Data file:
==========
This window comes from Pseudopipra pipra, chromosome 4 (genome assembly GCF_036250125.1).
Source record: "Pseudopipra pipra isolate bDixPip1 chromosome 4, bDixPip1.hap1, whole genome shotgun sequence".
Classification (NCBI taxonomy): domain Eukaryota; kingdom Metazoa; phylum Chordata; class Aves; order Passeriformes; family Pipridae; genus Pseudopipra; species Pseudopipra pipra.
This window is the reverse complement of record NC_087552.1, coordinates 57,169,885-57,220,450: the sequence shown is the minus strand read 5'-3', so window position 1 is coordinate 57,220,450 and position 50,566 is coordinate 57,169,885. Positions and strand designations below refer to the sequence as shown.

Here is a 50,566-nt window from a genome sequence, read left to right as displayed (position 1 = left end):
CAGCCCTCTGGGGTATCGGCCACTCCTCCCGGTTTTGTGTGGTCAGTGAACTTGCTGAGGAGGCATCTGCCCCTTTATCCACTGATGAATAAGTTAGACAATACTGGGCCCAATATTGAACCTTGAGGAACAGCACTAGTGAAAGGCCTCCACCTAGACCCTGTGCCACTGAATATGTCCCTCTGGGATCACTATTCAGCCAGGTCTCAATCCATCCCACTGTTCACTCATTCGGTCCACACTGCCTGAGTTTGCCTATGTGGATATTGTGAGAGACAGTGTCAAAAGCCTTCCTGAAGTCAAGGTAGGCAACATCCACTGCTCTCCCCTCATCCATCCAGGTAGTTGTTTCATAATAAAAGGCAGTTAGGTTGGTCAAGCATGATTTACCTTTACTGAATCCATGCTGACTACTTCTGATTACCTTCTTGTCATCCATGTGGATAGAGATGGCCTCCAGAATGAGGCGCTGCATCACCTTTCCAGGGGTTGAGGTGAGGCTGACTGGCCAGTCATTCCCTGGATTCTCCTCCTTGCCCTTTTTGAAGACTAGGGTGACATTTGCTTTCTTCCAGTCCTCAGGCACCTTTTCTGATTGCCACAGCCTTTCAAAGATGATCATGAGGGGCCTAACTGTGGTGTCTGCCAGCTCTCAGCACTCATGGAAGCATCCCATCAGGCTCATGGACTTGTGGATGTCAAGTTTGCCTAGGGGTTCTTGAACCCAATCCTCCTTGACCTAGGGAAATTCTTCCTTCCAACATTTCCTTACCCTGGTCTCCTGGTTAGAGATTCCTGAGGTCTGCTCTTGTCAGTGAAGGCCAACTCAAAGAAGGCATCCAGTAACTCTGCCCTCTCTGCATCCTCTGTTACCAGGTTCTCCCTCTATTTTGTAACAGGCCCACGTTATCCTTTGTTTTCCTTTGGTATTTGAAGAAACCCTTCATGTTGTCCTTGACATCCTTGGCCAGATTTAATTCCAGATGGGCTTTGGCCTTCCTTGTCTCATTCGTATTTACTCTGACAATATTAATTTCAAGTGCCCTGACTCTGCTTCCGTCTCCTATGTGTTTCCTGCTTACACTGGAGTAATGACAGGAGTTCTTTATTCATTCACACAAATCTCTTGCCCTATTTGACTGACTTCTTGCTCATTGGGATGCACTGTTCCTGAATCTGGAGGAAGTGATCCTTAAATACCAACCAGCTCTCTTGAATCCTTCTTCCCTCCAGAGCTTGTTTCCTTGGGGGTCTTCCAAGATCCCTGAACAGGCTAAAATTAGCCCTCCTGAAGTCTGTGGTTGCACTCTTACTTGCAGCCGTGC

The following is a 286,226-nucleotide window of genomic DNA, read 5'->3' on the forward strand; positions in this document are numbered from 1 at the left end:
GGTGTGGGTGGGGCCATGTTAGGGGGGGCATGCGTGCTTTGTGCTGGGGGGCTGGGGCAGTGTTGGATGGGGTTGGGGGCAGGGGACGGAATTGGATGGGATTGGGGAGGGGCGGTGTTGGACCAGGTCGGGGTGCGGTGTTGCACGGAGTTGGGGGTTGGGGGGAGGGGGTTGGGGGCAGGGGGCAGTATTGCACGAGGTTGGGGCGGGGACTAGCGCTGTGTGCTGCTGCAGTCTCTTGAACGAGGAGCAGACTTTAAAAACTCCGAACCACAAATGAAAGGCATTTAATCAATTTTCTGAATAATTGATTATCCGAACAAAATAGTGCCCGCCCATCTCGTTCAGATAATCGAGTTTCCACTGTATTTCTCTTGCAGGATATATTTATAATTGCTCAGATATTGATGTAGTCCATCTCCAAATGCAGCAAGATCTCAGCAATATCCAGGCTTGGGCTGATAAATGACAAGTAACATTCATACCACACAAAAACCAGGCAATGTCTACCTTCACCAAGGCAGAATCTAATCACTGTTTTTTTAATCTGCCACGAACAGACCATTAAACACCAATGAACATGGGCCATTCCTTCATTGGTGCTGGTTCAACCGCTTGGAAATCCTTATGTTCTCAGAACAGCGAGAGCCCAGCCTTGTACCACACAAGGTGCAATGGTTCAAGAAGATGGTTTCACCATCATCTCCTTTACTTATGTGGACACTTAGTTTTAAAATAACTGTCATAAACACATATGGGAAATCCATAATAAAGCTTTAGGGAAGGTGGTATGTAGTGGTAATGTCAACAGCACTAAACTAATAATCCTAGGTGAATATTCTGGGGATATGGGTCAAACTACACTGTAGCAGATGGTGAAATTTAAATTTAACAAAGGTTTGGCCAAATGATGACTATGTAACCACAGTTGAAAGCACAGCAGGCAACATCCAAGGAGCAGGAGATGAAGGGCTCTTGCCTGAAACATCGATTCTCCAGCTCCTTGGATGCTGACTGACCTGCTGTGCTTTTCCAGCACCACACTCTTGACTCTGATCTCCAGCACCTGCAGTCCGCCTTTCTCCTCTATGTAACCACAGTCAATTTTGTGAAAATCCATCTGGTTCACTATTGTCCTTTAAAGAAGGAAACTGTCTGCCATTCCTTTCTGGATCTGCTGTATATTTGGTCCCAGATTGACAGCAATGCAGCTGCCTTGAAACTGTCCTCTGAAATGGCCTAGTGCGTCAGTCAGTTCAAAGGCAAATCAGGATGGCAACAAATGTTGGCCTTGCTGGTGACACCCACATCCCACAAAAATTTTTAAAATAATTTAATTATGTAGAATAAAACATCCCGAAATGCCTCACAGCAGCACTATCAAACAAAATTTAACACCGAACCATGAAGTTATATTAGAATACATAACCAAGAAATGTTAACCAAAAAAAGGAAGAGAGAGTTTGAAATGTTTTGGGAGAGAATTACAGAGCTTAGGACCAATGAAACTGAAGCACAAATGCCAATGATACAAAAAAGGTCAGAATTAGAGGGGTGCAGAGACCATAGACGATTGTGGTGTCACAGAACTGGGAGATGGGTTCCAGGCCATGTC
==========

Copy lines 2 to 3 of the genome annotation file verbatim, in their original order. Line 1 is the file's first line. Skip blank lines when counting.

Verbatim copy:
Source record: "Pseudopipra pipra isolate bDixPip1 chromosome 4, bDixPip1.hap1, whole genome shotgun sequence".
Classification (NCBI taxonomy): domain Eukaryota; kingdom Metazoa; phylum Chordata; class Aves; order Passeriformes; family Pipridae; genus Pseudopipra; species Pseudopipra pipra.